The couple owns and manages the Alderwood Estates, a newly renovated 60 room retirement centre overlooking the south arm of Witless Bay. On the suggestion of a family friend, we had stopped into Alderwood on our way to the trailhead at the beginning of our trip to see if we could leave one of our food drops there. My previous experiences with old age homes had left me with the impression that they were all essentially utility-grade hospitals. So, when we entered Alderwood’s sunny main foyer, we were shocked. Water burbled quietly in a riverstone fountain that cascaded down one wall. Directly ahead of us, a spacious dining room looked out over a harbour that in the summer time is home to humpback whales, icebergs and hundreds of thousands of migrating sea birds. Tasteful, local artwork decorated the hallways and every panel of hardwood flooring seemed to gleam warmly.

We’d have moved in in a heartbeat.

Debbie and Junior wore the excited/tired expressions of people whose life work was two weeks away from its grand opening. But that didn’t stop them from dropping everything they were doing to give us the grand tour. They stored our food bag with care in the front entrance but looked at it with some concern. “When you come back, you should stop in for a cup of tea and something to eat,” said Junior.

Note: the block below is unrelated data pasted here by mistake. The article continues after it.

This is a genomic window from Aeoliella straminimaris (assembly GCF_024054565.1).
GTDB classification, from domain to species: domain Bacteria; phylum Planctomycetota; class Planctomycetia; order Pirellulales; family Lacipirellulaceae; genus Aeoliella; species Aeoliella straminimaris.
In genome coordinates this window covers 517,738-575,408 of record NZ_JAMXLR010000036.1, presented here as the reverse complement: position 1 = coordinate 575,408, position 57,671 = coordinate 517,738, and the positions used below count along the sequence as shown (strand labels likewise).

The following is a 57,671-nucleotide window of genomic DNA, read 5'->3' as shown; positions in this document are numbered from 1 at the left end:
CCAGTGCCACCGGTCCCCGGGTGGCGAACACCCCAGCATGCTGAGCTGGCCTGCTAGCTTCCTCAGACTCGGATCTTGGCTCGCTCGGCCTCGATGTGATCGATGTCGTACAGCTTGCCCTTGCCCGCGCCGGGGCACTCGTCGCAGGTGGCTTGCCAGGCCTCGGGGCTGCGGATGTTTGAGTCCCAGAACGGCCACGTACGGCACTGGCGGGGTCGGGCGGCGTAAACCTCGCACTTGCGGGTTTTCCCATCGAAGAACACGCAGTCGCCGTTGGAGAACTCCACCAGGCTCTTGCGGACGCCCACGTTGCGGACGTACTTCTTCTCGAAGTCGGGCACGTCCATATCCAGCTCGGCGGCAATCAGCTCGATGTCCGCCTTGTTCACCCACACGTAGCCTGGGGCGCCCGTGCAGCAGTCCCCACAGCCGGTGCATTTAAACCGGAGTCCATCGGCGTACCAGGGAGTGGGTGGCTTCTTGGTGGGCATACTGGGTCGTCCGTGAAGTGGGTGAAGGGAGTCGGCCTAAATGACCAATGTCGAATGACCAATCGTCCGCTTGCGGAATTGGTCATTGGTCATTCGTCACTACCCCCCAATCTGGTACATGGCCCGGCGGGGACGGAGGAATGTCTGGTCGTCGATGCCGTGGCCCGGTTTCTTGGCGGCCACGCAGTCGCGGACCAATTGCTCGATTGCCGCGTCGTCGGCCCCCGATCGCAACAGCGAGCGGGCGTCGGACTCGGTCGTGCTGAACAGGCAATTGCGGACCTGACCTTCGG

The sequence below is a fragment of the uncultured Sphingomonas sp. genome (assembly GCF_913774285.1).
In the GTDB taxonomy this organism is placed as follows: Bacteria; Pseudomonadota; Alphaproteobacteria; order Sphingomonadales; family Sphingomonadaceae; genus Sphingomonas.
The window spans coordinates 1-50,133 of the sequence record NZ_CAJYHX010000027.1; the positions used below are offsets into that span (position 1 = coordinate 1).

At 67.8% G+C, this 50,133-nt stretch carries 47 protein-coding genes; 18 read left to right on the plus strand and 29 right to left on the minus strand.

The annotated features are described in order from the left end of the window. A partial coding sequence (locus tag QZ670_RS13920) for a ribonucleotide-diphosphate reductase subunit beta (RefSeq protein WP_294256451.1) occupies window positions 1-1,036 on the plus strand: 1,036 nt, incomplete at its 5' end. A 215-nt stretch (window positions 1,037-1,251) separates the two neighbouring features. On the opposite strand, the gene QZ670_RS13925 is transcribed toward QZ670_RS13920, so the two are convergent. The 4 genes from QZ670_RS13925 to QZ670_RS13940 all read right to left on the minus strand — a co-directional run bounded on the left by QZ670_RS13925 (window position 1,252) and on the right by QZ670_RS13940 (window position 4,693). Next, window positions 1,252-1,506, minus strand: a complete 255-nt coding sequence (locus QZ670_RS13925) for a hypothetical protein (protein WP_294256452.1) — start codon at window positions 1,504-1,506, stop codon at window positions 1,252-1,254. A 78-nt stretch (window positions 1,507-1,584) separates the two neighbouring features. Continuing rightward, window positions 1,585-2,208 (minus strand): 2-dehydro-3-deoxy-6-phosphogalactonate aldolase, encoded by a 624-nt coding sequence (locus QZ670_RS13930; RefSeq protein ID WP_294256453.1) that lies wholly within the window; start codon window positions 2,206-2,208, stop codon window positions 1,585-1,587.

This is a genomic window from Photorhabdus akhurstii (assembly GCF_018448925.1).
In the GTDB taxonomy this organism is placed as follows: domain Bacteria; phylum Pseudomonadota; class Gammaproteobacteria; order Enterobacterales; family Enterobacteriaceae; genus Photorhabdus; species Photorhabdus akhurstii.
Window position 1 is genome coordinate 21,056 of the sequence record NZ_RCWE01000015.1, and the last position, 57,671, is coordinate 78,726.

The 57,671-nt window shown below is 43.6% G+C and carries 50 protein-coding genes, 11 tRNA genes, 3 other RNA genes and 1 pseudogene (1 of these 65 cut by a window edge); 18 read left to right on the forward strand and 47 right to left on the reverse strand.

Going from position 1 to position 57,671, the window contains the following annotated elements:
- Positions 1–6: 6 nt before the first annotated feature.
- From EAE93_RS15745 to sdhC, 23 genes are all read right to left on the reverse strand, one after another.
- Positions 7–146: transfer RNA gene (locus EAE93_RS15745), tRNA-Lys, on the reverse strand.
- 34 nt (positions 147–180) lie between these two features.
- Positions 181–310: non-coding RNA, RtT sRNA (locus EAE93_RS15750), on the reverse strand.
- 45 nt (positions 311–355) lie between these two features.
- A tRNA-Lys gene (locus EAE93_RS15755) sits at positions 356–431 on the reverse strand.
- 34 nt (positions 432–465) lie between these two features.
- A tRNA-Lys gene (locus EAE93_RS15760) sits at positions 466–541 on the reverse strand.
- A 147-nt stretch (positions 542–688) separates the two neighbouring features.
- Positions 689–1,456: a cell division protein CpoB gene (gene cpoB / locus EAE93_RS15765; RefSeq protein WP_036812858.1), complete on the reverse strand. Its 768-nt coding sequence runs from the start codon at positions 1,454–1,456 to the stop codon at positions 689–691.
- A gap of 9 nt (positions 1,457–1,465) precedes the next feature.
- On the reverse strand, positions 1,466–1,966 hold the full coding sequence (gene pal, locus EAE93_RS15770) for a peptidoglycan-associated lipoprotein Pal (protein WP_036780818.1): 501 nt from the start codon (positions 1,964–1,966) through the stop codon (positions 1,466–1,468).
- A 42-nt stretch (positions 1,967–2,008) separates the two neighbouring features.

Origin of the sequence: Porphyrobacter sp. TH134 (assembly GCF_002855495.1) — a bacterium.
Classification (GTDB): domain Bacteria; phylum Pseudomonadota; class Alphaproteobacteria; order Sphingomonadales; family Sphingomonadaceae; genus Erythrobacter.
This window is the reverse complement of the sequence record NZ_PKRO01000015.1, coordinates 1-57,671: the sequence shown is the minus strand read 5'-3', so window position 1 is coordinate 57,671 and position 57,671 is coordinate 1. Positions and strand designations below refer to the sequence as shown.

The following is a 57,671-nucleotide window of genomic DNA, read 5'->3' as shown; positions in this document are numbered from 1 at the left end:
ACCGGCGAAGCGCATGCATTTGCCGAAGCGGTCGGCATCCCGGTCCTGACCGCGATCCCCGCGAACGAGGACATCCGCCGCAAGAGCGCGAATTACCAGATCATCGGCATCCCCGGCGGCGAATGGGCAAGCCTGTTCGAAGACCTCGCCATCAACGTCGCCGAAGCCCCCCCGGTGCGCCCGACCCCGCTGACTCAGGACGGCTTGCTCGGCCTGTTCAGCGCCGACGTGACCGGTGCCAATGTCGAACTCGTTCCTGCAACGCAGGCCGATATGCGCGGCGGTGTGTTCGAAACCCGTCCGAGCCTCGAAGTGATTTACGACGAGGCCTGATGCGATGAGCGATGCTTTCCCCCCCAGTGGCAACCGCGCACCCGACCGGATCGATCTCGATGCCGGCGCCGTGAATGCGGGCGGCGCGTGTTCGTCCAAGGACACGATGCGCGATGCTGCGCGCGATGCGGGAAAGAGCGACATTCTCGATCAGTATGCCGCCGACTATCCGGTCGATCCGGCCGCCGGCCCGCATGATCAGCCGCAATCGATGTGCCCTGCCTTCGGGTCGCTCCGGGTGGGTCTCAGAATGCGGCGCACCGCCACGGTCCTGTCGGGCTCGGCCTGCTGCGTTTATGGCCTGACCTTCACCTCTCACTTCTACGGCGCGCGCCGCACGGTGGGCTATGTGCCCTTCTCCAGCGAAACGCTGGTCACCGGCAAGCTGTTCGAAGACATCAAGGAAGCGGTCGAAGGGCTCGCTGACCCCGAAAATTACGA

“Yes, and stay the night,” added Debbie. “We’ve still got plenty of empty rooms. You’ll need a night in a bed after all that hiking.”

We thanked them for offer but confidently assured them that we wouldn’t add anymore burdens, including ourselves, to their shoulders. When we got back into the car with Uncle Jack to continue our drive to the Cappahayden trailhead, we laughed at the idea of (a) actually imposing on someone like that and (b) despite our proclamation that we are on “Temporary Early Retirement”, actually staying in a retirement home.

It’s amazing what a week on the trail can do for your attitudes about such things. After seven days of acclimatizing to the generosity and good-nature of the Southern Shore people, we had no doubts when we reached Witless Bay’s neighboring community of Mobile that Debbie and Junior’s offer was both genuine and yet another opportunity to make new friends on this hike.

In the fading mid-October light, we tramped off the trailhead in Mobile, tired and soggy. After stopping at a house for directions, we made our way to the town’s convenience store. There, as I devoured the first of two ice-cream sandwiches and chatted with the lady working the counter, Janine called Debbie, first at her work number, then, with some hesitation, at home.

We caught them right at dinner.